To Accept or Not to Accept

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    Last Friday, I spent some time away from my desk to join the Nordic ‘digilogue’ event A Sustainable Tomorrow in a hub generously hosted by Storebrand at Stockholm’s iconic museum Fotografiska. Nothing in our beautiful and serene surroundings suggested it, but, given the theme of this year’s conference – ‘Disruption’ – it was only fitting, perhaps, that the event itself would experience a dose of its own prescribed medicine.

    For the most part, the tenth edition of the digilogue unfolded smoothly enough. Sure, we were all shaken by the revelations about more transgressed planetary boundaries presented by Professor Rockström. Later, we were dazed by the futuristic visions of a brilliantly eloquent entrepreneur, Märtha Rehnberg. Then came the shocking juxtaposition of a soft-spoken, down-to-earth former Prime Minister Reinfeldt and a relentless celebrity activist, Linnéa Claeson. Not to mention the unsettling spoken-word poetry that punctuated the proceedings.

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    However, it wasn’t until the very end that true disruption took centre stage. Traditionally, the event would culminate by announcing the worthy winner of A Sustainable Prize. Established in 2017, this accolade honours a person, company, or organisation that has prominently contributed to the year’s focal area. The award, a bespoke bronze sculpture by Agneta Gynning, is a coveted symbol of recognition.

    This year, the organisers had chosen to commend the youth-led group Aurora for their audacious endeavour to disrupt the status quo in Sweden. You may recall the class action lawsuit filed as Anton Foley vs. the Swedish state last November, holding the government accountable for “not treating the climate crisis as a crisis.”

    At first, Aurora’s representative in her playful Pippi Longstocking ensemble blended seamlessly with the rest of the colour-coordinated participants, matching the SDG rainbow1. That is, until she graciously declined the prize. Live on stage, mind you, before an audience reportedly exceeding 20,000 viewers and the visibly astonished initiative founder. As it turned out, Aurora’s young activists had scrutinised the event’s partner organisations and concluded that the sponsors’ good intentions for a sustainable tomorrow were not reflected well enough in their overall activities and investments. Accepting the prize would, thus, amount to greenwashing, according to them. Hence, a polite but resolute decline.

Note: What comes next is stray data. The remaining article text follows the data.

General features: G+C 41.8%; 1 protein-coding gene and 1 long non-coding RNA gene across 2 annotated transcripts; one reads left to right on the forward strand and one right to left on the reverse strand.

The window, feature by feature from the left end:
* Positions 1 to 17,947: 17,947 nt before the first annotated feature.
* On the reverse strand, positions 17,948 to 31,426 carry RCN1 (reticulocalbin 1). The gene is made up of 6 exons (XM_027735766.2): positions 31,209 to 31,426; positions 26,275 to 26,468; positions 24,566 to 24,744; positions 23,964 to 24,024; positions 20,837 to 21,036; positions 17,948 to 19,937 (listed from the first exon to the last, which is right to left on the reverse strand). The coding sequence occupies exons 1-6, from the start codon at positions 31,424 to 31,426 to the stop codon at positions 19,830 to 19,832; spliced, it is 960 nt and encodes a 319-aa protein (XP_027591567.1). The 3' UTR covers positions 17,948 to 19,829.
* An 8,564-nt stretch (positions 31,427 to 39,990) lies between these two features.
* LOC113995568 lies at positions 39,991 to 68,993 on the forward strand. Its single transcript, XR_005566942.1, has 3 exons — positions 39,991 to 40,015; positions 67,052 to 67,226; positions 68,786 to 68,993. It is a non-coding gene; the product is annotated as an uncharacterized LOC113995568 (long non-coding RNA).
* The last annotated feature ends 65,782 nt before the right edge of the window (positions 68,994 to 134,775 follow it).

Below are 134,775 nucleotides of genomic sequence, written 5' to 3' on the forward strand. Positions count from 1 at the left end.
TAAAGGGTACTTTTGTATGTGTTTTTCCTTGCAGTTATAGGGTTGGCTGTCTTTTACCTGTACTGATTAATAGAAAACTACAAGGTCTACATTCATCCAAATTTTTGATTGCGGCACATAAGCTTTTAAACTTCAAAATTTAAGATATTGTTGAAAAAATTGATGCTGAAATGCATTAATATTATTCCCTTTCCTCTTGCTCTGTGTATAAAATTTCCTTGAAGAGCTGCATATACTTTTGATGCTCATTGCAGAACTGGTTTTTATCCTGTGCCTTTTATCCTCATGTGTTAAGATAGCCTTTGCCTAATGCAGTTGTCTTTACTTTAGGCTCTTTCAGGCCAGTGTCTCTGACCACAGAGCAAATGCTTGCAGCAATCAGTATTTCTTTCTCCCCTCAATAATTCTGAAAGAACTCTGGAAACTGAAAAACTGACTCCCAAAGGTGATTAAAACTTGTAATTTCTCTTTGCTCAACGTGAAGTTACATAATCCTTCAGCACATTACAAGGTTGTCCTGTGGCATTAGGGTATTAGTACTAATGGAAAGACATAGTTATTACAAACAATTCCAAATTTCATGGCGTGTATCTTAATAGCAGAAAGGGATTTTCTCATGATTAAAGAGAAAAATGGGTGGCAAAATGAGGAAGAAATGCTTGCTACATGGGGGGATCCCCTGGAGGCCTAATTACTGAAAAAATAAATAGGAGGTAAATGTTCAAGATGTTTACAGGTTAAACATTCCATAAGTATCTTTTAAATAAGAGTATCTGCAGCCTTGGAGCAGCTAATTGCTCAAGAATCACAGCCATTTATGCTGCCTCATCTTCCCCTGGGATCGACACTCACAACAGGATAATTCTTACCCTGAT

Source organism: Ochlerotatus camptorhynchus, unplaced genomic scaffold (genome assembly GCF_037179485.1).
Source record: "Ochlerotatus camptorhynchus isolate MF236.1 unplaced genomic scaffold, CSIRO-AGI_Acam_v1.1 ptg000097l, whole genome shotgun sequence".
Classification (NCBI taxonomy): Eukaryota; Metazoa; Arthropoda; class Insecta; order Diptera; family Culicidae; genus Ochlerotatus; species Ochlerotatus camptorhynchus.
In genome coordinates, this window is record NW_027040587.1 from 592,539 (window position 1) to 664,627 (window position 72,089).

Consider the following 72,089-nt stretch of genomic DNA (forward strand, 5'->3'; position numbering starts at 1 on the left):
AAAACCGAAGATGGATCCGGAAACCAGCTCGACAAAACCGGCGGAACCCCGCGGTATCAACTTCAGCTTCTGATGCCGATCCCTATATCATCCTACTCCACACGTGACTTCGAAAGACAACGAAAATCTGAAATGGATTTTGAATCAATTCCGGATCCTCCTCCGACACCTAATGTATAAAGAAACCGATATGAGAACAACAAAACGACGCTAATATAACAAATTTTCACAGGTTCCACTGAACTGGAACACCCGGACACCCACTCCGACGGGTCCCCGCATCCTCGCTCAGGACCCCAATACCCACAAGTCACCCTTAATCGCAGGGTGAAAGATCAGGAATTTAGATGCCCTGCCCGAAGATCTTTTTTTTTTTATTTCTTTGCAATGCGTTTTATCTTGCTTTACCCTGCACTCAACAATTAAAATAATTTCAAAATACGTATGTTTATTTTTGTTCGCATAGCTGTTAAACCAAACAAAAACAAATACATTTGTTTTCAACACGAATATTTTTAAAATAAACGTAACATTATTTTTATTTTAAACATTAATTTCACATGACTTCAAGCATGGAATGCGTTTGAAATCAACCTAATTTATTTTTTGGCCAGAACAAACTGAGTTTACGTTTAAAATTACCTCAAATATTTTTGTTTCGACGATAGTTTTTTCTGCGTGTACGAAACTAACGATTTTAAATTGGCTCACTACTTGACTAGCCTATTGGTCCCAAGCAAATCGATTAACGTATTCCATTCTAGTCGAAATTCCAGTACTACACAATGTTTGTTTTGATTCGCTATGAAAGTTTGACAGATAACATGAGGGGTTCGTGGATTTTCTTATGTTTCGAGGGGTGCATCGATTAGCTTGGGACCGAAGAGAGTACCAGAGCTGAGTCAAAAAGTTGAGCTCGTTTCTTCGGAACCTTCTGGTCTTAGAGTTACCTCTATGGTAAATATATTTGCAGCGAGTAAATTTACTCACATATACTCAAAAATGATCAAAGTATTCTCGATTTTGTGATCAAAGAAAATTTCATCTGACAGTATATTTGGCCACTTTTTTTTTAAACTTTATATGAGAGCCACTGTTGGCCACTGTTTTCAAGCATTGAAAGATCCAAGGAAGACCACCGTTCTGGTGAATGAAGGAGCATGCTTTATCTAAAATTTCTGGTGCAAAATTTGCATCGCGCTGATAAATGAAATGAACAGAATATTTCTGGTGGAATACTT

You can imagine the disruptive effect this announcement had on the mood of the audience. Should we applaud the kids’ integrity or be irked by their insolence? And if they refuse to play along, what does that imply for the rest of us, gathered in our snug hub? Are we all unwittingly complicit in greenwashing? Or is this simply a well-orchestrated publicity manoeuvre by Aurora?

    For a week now, I have been trying to shake off the uncomfortable feeling. Were the young rebels justified in rebuffing the award? Or were they overly harsh, delivering such a collective slap in the face to all the organisations behind the initiative?

    Browsing through the list of partners, none of them strikes me as a blatant greenwasher. It is a medley of companies and organisations spanning various sectors and industries, demonstrating a commitment to advancing the SDGs. Among them, I spot a global player in renewable energy, a Scandinavian specialist in climate and sustainability reporting, and a couple of asset owners and managers renowned for their leadership in responsible investing.

    But then it catches my eye: one of the partners behind A Sustainable Tomorrow happens to be none other than Sweden’s Government Office. Suddenly, it all makes sense. After all, Aurora is presently in litigation against the Swedish state, represented by the government, for not taking sufficient action. Granted, the optics of accepting a prize backed, even indirectly, by the enemy are not that great. Case closed.

    Yet, the ethical conundrum lingers…

    1. By the way, last year, the prize was awarded to Jakob Trollbäck, the main architect of the visual identity and the language of the 17 UN Global Goals launched in 2015.

    Image courtesy of Simone Secci on Unsplash
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